The story behind Baltimore's game-winning goal line stand
- by Zach Barnett 1 year ago
Trailing 34-29 with 4:19 to play in the Super Bowl, San Francisco mounted a drive that could have changed the tune of every piece of post-Super Bowl media coverage you've consumed in the day after.
Starting at their own 20, the 49ers handed the ball to Frank Gore for eight yards. Then Colin Kaepernick scrambled for eight more. After an incomplete pass, Kaepernick found Michael Crabtree for 24 yards. On the next snap, Gore barrelled down the left sideline for 33 yards.
In five plays, San Francisco had moved the ball 73 yards, and the Baltimore coaching staff had a huge problem on its hands.
In his always-excellent Monday Morning Quarterback column, Peter King relayed the story of Sports Illustrated reporter Matt Gagne's conversation with Ravens' defensive quality control assistant Matt Weiss about Baltimore's plan to keep San Francisco from registering a potentially Super Bowl-clinching touchdown.
After a two-yard run by LaMichael James on first down, Baltimore wanted to get San Francisco out of its comfort zone as it faced a second-and-goal from the five-yard line.
"During the two-minute warning, John Harbaugh asked for zero blitz, telling defensive coordinator Dan Pees through the headset, 'I do not want them to run the ball right here.' Pees had already called for a base defense, zone coverage, but Harbaugh had him rethinking the plan," King wrote.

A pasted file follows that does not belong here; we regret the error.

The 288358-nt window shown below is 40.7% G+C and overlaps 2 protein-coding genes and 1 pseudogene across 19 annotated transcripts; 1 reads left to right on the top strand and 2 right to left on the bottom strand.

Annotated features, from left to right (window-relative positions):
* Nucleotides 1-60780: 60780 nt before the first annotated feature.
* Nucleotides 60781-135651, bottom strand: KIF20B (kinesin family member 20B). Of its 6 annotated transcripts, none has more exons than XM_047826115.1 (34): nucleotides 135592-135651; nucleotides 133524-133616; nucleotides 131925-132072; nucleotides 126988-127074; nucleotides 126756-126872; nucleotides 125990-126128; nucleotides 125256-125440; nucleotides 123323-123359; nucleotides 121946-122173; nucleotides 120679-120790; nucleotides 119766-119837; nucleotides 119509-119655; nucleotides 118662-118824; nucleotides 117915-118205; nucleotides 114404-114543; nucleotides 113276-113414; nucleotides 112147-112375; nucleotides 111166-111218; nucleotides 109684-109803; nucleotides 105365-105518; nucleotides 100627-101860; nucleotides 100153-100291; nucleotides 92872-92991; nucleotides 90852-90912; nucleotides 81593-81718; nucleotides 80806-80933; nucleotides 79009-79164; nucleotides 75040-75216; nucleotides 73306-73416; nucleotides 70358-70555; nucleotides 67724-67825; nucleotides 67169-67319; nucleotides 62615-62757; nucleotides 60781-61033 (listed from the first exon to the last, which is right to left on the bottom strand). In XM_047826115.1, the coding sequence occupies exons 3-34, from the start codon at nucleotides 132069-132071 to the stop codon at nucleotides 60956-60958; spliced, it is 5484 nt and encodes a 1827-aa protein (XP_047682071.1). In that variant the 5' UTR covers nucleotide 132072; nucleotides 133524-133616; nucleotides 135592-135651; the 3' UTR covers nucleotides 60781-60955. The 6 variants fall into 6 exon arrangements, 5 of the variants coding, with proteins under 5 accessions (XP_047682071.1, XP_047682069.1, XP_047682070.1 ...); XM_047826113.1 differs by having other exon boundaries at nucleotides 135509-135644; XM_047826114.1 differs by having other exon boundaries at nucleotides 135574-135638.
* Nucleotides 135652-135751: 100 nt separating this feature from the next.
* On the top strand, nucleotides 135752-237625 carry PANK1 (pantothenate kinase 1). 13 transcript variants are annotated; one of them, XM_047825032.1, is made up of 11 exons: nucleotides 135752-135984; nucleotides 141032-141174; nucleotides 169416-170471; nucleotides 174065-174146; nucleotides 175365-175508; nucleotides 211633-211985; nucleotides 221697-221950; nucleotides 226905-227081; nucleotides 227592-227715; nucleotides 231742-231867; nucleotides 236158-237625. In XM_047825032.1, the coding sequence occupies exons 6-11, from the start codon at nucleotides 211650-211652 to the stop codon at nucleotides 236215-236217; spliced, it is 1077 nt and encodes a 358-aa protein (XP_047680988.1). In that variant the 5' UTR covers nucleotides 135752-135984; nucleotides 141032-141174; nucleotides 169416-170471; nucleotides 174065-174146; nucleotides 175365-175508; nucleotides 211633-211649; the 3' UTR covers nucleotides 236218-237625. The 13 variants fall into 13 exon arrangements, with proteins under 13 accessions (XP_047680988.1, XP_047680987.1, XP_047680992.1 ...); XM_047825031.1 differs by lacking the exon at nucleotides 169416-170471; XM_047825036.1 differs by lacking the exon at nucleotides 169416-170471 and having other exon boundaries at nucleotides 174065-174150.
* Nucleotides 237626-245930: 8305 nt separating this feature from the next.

"'At the last minute he was going to change his call to zero blitz,' Matt Weiss, the Ravens defensive quality control coach who was listening in on the conversation, told Gagne on Baltimore's second down strategy. 'But he didn't, and that turned out to be a great call. Dean almost got talked out of his instinct, which would have been bad for us. If we're in zero blitz there, there's a good chance they score a touchdown.'"
As King writes, Kaepernick took the snap and immediately veered to his right to avoid a blitz that never came. Instead, he fired an unsuccessful pass to a well-covered Crabtree.
The next two plays ended in similar fashion, incomplete passes to Crabtree, with Baltimore back in its zero blitz look on fourth down. After gashing the Ravens for 62 yards and a touchdown, Kaepernick's legs were taken out of the equation when it mattered the most by Baltimore's staff (and some questionable pre-snap clock management by the 49ers).
As a result, everything you've read and watched since has had a purple-and-black tint to it.